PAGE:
Oh, and I hardly ever let my kids have soda. This week, because we ate at so many fast food places, I relaxed my restrictions. In for a penny, in for the Gross National Product of China, right? I would not be surprised to learn my son is running on root beer instead of oxygen and hemoglobin.

At least we decided not to stop at Krispy Kreme on the way home from the movies. That might have been the only restraint we showed all week.

 

 

image credit: Dad’s Guide to Disney World

Sleeping With Bread: Adapting the Ignatian Examen for Children and Small Groups

Day 3 of my 30-day writing challenge.

Friday night is Bible study night at the Myers house, and has been for over a decade now. Tonight’s study featured friends of more than 10 years and a friend of less than 1. We’ve almost always started with dinner (Pre-made lasagna tonight, plus the transcendently crispy wings and buttery garlic knots from the small Italian place one block over) and informal conversation before moving to the study portion, but in the last few months, we’ve started by asking people to share their “highs” and “lows” for the week.

This routine is something we first learned about from friends. Their family would go around the dinner table every night, giving every person a chance to say the best and worst thing about their day. We loved the way it gave everyone, no matter their age, a chance to reflect, speak, listen, and connect, and we started doing the same thing with our family.

Recently, we revived this practice again, after I read about it in Sleeping with Bread: Holding What Gives You Life. Its dreamy watercolors make it look like a children’s bedtime story, and one of its aims is in fact to make the Ignatian examen accessible to children, as well as to anyone looking for a basic, gentle approach to this practice.

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The examen is a way to review your day – how God was present, and how he might be inviting you to move forward – by asking yourself, “For what today was I most grateful? For what I was least grateful? Over time, paying attention to where in your days you find grace and life, and where you experience pain and resistance, points you towards how God might be moving and guiding you. It builds awareness and discernment, hope and faith.

For children, authors Dennis, Sheila Fabricant and Matthew Linn simplify the examen questions to precisely the ones we learned from our friends: “What was your high today? What was your low?” These are concepts children can easily understand – our five year old answers them quite vocally. We’ve also found them to be helpful in our small groups. They are non-threatening enough that most people don’t mind answering them, even visitors and new members. People can provide answers as detailed or as vague as they choose, sharing small ups and downs or deep joys and sorrows. Finally, the questions are easily explainable to English language learners; that’s an important criteria in our church, which was started specifically to welcome immigrants and internationals and to foster diversity.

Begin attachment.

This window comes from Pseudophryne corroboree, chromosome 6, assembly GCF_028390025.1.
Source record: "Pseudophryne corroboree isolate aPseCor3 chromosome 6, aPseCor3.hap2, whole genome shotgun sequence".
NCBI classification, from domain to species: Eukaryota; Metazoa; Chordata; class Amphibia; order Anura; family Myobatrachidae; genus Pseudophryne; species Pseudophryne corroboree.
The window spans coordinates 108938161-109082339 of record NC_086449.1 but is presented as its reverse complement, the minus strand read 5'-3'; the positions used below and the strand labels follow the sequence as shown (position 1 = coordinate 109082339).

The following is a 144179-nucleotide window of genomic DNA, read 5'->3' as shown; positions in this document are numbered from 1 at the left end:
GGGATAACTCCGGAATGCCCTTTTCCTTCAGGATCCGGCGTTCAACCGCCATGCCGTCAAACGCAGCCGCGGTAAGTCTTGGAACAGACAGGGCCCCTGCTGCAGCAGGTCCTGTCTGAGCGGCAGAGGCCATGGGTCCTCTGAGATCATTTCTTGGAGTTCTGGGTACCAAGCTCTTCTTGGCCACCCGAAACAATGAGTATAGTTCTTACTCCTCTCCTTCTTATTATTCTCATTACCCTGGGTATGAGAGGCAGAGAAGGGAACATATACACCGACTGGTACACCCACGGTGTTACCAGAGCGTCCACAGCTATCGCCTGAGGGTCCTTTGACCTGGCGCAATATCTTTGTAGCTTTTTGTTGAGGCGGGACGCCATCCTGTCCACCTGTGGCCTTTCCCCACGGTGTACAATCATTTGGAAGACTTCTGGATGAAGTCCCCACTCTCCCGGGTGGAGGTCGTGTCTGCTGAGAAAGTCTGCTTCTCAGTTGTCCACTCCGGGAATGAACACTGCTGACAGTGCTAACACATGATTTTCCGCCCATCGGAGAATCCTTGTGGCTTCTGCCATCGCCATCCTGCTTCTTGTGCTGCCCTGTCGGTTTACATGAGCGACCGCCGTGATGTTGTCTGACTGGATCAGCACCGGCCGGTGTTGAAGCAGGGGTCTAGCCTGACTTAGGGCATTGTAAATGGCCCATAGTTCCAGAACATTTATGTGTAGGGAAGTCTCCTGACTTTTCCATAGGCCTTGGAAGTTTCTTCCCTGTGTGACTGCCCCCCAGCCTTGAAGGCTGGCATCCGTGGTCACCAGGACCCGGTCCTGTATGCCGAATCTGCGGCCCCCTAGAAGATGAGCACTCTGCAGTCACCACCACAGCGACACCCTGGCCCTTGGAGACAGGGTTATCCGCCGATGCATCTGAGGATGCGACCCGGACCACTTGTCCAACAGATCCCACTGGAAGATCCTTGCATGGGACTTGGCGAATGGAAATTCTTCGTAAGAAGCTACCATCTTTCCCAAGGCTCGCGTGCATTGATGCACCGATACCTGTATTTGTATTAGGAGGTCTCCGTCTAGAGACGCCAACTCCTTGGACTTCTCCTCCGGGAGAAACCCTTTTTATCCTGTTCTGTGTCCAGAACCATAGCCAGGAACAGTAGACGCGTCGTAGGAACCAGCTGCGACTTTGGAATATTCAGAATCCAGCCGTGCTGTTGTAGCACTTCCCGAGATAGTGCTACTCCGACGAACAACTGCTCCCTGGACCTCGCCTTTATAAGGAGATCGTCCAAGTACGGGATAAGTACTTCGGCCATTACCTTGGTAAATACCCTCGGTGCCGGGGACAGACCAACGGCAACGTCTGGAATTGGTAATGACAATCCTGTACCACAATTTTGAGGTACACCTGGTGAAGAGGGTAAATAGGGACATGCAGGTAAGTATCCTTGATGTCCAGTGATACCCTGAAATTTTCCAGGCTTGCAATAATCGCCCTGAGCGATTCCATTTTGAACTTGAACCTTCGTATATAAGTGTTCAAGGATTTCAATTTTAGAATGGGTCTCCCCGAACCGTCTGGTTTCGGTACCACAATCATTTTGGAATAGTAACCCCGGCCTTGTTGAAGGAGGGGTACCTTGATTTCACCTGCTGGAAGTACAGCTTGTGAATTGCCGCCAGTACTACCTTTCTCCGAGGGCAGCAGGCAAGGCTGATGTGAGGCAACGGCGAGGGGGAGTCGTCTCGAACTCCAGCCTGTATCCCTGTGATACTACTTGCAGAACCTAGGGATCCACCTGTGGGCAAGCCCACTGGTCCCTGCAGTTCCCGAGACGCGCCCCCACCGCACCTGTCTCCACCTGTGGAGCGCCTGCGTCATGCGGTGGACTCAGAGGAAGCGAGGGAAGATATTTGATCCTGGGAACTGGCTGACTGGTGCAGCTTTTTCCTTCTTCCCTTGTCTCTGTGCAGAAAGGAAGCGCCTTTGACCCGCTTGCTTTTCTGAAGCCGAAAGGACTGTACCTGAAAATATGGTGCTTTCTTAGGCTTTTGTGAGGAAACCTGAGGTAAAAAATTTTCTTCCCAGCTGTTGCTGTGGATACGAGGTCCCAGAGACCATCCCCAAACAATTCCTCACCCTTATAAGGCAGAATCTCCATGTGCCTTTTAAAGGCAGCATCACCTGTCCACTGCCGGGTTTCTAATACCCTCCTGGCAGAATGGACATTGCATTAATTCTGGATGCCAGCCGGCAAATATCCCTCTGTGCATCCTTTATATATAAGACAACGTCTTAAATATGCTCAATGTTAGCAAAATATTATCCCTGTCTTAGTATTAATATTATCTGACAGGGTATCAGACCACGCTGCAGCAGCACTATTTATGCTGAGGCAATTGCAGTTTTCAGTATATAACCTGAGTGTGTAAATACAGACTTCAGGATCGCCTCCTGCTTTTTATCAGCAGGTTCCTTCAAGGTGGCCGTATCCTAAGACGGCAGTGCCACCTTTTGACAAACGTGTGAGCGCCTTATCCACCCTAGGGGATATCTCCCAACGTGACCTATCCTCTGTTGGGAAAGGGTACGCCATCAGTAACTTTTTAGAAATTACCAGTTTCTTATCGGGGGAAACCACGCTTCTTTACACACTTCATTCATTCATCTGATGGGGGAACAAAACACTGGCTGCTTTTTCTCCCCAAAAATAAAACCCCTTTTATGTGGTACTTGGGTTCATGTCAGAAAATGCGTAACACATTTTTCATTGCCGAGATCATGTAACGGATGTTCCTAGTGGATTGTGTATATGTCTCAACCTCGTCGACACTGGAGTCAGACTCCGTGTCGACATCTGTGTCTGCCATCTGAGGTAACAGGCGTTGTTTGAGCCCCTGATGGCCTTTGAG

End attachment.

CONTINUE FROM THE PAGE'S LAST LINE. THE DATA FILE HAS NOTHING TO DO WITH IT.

Our group continues to gradually learn more and more about each other – what each person cares about, what they are going through, the unique ways they relate to God. And if we are good listeners, then each person has a chance to feel heard, valued, and loved.

Around the room tonight, the group’s highs and lows were predictably varied. My twelve-year old’s high was that there was no school on Monday; My kindergartener was excited that her graduation cap and gown were delivered today. There were a lot of lows pertaining to work – finding work, the wrong work, conflicts at work.

After completing our group examen – although we never actually use that term – we read Psalm 8 together. Psalm 8 juxtaposes God’s glory and the vast universe he’s made with his intimate care for all of his creatures, down to the very smallest. Verse two says “You have taught children and infants to tell of your strength.” Sleeping with Bread and the examen can help parents do just that – partner with God in teaching their children to be aware of both God’s majesty and his daily involvement in their lives. And it’s good for the adults too.